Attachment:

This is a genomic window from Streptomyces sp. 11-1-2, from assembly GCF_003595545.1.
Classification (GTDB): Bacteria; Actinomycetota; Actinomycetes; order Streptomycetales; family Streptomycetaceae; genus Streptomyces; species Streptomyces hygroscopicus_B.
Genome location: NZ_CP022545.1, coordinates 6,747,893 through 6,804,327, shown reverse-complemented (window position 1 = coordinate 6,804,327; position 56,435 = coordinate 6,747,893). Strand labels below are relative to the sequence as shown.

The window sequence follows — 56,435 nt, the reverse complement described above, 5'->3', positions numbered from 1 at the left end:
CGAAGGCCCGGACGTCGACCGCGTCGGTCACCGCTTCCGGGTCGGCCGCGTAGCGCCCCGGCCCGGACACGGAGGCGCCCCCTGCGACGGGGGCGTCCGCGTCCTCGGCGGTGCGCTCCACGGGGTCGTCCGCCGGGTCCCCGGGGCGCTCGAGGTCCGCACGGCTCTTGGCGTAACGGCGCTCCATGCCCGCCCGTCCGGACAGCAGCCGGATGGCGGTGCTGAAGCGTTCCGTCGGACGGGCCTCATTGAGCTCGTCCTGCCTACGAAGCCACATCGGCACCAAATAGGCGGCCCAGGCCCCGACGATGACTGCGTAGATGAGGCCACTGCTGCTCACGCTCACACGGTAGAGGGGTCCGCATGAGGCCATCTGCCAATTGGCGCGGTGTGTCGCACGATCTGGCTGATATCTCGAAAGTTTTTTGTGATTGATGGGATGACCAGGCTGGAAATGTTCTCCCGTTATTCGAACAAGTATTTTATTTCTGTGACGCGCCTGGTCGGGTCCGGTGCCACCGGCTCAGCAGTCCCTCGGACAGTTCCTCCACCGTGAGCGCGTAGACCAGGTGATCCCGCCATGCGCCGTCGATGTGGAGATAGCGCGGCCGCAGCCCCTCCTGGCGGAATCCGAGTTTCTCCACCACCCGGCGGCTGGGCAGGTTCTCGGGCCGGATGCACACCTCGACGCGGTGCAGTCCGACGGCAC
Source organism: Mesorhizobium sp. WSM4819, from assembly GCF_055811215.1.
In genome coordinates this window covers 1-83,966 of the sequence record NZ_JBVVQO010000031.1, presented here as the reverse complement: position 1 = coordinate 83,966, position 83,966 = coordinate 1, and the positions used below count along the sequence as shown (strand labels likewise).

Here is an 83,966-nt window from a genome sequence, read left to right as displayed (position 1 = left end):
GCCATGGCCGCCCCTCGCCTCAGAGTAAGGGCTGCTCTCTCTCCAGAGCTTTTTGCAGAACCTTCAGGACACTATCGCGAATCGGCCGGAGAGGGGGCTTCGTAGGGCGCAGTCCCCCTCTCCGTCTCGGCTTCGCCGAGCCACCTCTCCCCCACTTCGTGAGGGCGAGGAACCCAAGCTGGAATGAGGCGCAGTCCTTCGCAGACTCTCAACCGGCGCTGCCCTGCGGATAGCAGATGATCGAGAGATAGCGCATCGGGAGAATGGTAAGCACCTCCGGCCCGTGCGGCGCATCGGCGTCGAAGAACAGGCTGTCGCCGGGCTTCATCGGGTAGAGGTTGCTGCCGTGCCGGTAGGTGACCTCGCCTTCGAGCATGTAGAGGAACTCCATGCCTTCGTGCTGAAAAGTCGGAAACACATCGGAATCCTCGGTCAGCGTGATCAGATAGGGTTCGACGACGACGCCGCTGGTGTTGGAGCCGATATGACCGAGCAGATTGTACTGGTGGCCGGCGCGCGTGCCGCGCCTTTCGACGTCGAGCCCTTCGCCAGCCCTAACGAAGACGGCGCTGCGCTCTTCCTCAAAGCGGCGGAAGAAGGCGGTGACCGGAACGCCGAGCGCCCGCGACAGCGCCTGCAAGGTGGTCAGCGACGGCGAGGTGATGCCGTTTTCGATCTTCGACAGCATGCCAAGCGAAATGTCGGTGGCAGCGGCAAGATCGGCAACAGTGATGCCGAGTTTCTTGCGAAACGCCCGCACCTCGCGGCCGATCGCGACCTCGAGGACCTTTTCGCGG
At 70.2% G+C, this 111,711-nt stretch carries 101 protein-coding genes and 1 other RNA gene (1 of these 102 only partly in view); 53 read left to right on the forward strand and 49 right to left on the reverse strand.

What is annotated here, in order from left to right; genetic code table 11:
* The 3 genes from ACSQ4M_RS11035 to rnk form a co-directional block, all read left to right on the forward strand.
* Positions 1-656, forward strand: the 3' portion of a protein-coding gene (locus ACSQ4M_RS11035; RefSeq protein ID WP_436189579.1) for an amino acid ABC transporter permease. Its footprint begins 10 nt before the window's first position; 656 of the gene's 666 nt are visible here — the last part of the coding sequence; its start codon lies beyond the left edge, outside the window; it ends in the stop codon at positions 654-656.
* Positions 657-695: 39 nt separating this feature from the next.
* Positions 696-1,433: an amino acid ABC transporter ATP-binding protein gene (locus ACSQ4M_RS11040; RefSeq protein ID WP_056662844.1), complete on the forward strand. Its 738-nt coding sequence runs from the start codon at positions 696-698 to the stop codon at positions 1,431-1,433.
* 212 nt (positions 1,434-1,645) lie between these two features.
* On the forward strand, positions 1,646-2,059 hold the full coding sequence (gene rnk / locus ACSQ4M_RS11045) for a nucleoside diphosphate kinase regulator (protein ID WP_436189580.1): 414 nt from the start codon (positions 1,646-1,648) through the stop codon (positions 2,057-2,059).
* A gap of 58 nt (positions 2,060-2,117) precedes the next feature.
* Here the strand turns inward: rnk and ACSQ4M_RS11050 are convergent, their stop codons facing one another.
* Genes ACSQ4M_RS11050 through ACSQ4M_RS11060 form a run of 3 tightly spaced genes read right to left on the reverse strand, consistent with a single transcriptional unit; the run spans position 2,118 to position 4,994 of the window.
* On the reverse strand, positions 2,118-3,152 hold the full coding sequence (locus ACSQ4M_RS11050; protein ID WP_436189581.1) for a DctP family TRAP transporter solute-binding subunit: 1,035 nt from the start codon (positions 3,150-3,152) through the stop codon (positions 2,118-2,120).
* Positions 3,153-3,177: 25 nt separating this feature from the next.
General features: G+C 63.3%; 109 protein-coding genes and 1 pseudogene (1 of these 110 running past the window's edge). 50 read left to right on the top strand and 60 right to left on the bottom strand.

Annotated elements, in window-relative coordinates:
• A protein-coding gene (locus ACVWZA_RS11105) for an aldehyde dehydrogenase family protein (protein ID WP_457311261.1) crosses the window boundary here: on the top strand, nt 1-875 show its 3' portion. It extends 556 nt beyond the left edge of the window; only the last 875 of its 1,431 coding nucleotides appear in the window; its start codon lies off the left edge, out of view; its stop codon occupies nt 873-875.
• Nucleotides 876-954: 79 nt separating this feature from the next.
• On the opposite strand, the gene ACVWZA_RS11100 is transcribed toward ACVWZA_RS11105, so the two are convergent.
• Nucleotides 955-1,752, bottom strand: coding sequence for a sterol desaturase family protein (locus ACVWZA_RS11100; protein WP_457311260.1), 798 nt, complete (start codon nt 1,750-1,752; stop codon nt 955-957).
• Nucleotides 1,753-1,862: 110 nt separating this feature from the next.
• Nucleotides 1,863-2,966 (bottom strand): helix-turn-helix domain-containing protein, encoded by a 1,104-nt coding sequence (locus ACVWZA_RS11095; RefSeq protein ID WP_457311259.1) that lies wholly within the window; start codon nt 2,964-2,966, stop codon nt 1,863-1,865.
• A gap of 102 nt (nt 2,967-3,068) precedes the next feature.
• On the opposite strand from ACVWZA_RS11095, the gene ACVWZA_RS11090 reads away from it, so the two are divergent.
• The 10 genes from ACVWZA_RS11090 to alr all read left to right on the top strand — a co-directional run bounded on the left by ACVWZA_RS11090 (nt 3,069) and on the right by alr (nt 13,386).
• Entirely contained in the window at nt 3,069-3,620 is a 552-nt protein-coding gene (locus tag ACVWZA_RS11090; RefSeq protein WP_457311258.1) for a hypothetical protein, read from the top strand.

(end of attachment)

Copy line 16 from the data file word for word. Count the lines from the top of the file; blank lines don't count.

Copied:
* 212 nt (positions 1,434-1,645) lie between these two features.